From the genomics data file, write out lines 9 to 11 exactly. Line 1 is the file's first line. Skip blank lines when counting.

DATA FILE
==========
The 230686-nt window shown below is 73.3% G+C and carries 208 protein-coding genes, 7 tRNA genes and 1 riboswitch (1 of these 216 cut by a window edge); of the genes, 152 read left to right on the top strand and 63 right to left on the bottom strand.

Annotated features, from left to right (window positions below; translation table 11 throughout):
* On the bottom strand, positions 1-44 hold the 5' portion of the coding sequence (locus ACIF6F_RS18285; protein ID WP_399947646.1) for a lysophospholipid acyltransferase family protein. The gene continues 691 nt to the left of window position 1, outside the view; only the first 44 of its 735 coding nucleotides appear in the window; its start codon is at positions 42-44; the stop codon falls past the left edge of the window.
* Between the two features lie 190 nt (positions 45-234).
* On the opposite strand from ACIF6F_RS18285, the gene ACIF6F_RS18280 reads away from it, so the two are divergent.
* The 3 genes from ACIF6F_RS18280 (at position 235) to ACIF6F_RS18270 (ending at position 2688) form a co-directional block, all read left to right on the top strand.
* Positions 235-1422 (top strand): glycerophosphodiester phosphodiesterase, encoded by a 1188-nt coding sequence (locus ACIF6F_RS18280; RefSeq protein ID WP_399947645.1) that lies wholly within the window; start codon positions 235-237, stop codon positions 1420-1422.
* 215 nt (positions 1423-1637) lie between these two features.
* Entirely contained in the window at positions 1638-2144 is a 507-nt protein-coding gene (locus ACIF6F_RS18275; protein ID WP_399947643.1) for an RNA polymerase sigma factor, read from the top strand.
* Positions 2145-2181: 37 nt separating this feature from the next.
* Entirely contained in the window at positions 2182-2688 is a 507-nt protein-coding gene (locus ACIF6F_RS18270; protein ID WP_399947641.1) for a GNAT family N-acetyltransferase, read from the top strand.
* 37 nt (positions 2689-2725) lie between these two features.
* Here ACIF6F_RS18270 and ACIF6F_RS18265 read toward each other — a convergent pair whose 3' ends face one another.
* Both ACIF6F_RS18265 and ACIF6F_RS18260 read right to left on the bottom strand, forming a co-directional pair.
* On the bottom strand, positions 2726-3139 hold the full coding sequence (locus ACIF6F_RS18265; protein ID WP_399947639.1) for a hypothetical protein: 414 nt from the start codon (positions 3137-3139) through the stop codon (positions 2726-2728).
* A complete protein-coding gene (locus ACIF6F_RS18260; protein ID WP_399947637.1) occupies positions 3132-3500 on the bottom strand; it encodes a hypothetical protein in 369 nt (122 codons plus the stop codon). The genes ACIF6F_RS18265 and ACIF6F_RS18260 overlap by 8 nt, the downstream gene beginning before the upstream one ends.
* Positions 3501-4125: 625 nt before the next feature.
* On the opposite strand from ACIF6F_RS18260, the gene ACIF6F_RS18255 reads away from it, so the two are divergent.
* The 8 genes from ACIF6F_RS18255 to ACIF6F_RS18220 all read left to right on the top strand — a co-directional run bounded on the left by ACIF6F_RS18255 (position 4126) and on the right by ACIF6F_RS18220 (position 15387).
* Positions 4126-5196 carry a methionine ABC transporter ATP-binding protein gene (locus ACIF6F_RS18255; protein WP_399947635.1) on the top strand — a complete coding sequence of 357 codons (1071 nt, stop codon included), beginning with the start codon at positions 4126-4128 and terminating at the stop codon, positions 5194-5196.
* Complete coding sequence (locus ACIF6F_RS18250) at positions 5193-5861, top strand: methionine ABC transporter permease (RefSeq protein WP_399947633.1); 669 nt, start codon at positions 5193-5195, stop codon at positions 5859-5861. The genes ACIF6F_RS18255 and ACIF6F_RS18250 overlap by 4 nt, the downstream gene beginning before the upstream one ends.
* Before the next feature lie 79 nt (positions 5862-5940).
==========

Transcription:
* Entirely contained in the window at positions 1638-2144 is a 507-nt protein-coding gene (locus ACIF6F_RS18275; protein ID WP_399947643.1) for an RNA polymerase sigma factor, read from the top strand.
* Positions 2145-2181: 37 nt separating this feature from the next.
* Entirely contained in the window at positions 2182-2688 is a 507-nt protein-coding gene (locus ACIF6F_RS18270; protein ID WP_399947641.1) for a GNAT family N-acetyltransferase, read from the top strand.